Koma Katz

Brighton based psychobilly 2005-2007, this music video is worth a watch, there is a long horror style introduction.





Second Hand Koffin – Zombies on Parade ep
These teenagers from Shoreham, Sussex, play chilled out, slow country styled Rockabilly grooves with humorous lyrics crooned by vocalist Freddie. ‘Zombies on Parade’ is a pantomime style comic song, followed by the excellent ‘Big Joe’ which has a fantastically catchy riff coupled with amusing lyrics about a bully called Joe. This is followed by the more gothic, modern style Psychobilly song ‘Second Hand Koffin,’ and my personal favourite ‘My Bride’. There is certainly varied output of material for this band, and they do well to incorporate the comic element that is frequently neglected by modern bands of the genre. The demo reveals some budding talent that if nurtured could prove to offer some very promising outputs in the future.
Henry and the Bleeders – Switchblade Rockabilly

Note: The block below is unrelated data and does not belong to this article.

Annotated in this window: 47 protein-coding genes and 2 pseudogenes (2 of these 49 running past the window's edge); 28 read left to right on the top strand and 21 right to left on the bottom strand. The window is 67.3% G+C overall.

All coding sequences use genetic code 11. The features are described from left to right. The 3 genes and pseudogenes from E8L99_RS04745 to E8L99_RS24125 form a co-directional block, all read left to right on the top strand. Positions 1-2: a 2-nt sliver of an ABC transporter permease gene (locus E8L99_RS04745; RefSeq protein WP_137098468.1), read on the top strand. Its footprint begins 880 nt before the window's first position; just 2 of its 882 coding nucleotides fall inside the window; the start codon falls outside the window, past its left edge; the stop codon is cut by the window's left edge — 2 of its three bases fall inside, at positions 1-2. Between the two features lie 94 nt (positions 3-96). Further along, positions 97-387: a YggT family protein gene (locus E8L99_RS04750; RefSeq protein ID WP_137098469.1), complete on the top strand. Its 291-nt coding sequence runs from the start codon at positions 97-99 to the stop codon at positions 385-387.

These Bedford Silly-billies are definitely one of the best of the new breed. This ep opens with the high energy, real gone, redneck rockin’ track with highly humorous lyrics about toothless wives ‘Hillbilly in a Psycho band.’ They balance the catchy country melodies of Rockabilly perfectly with the high octane frantic strumming of punk rock. This is followed by a predictable cover of Eddie Cochran’s ‘20 flight Rock’ which although good, doesn’t stand out from the millions of other versions of the song that have preceded it. The third song ‘wrong side of the tracks’ shows how the band can do slowed down style Psychobilly with haunting guitar ringing over a steady rhythm. Singer Hughes has a wider vocal range than many singers who merely scream or growl, and the vocals and guitar are complemented by a saxophonist whose contribution is never intrusive to the overall sound.